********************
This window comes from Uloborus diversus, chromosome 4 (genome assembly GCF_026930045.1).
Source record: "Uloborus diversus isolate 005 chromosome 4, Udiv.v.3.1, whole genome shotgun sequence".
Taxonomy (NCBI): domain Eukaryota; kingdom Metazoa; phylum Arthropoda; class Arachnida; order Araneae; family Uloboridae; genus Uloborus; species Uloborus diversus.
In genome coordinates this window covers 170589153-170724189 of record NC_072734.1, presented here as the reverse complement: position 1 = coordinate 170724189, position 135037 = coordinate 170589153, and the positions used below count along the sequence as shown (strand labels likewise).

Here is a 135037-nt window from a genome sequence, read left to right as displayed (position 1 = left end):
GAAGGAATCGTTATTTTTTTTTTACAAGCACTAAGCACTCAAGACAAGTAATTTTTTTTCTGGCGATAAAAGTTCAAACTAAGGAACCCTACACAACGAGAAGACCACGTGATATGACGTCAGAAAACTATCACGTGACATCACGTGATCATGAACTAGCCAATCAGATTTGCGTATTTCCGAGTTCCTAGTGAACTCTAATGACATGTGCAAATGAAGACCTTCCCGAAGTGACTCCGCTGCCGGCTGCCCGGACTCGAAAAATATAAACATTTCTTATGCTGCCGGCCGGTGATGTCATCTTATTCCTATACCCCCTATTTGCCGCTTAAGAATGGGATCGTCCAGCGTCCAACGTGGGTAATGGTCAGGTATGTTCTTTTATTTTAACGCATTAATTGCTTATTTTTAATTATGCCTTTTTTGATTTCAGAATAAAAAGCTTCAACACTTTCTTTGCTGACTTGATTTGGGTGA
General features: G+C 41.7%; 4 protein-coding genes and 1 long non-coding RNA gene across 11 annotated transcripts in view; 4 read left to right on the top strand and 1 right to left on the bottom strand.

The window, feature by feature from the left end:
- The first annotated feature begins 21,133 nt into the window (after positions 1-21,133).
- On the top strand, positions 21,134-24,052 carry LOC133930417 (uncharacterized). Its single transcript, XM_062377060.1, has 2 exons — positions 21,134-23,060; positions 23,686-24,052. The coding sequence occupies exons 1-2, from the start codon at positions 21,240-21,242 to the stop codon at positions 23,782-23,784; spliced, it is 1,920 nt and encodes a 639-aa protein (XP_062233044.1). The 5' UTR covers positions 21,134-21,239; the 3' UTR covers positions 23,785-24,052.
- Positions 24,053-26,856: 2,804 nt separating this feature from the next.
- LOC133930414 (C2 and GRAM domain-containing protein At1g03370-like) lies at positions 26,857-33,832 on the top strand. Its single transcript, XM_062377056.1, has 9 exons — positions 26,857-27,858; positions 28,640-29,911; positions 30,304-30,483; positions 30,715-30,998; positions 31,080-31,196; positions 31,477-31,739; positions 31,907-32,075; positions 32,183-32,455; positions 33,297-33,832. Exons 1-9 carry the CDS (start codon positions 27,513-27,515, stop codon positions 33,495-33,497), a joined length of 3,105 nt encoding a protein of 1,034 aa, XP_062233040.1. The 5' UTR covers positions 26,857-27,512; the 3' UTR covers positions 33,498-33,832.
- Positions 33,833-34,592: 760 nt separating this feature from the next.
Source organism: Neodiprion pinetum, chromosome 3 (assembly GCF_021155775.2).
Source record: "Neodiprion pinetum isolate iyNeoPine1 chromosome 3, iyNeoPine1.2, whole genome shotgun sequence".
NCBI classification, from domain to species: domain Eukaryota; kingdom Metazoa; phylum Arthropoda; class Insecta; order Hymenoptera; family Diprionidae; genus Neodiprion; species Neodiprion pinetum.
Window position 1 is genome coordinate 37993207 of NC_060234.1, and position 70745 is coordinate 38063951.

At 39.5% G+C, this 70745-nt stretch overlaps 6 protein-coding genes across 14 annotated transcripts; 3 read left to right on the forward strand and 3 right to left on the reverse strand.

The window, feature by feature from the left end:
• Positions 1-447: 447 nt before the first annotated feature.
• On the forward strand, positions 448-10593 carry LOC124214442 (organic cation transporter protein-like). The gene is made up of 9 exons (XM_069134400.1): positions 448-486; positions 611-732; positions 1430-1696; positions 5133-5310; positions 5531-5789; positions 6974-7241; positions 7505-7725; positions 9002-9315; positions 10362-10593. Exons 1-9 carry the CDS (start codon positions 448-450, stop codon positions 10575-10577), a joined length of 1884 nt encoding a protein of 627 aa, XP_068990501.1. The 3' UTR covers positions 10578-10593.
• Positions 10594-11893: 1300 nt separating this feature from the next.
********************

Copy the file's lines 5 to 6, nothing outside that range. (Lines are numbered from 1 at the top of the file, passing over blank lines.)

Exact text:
Here is a 135037-nt window from a genome sequence, read left to right as displayed (position 1 = left end):
GAAGGAATCGTTATTTTTTTTTTACAAGCACTAAGCACTCAAGACAAGTAATTTTTTTTCTGGCGATAAAAGTTCAAACTAAGGAACCCTACACAACGAGAAGACCACGTGATATGACGTCAGAAAACTATCACGTGACATCACGTGATCATGAACTAGCCAATCAGATTTGCGTATTTCCGAGTTCCTAGTGAACTCTAATGACATGTGCAAATGAAGACCTTCCCGAAGTGACTCCGCTGCCGGCTGCCCGGACTCGAAAAATATAAACATTTCTTATGCTGCCGGCCGGTGATGTCATCTTATTCCTATACCCCCTATTTGCCGCTTAAGAATGGGATCGTCCAGCGTCCAACGTGGGTAATGGTCAGGTATGTTCTTTTATTTTAACGCATTAATTGCTTATTTTTAATTATGCCTTTTTTGATTTCAGAATAAAAAGCTTCAACACTTTCTTTGCTGACTTGATTTGGGTGA